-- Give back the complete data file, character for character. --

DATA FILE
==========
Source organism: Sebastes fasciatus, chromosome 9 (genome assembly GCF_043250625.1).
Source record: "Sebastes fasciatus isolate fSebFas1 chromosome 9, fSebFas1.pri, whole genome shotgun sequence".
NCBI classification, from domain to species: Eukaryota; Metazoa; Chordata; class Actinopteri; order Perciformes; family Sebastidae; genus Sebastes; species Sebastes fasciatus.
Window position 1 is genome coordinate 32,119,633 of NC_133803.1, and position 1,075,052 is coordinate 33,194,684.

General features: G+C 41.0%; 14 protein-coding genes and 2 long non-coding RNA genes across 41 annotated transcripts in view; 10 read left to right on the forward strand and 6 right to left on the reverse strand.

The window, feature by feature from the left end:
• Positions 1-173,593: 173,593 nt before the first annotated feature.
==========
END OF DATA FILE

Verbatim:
Source organism: Sebastes fasciatus, chromosome 9 (genome assembly GCF_043250625.1).
Source record: "Sebastes fasciatus isolate fSebFas1 chromosome 9, fSebFas1.pri, whole genome shotgun sequence".
NCBI classification, from domain to species: Eukaryota; Metazoa; Chordata; class Actinopteri; order Perciformes; family Sebastidae; genus Sebastes; species Sebastes fasciatus.
Window position 1 is genome coordinate 32,119,633 of NC_133803.1, and position 1,075,052 is coordinate 33,194,684.

General features: G+C 41.0%; 14 protein-coding genes and 2 long non-coding RNA genes across 41 annotated transcripts in view; 10 read left to right on the forward strand and 6 right to left on the reverse strand.

The window, feature by feature from the left end:
• Positions 1-173,593: 173,593 nt before the first annotated feature.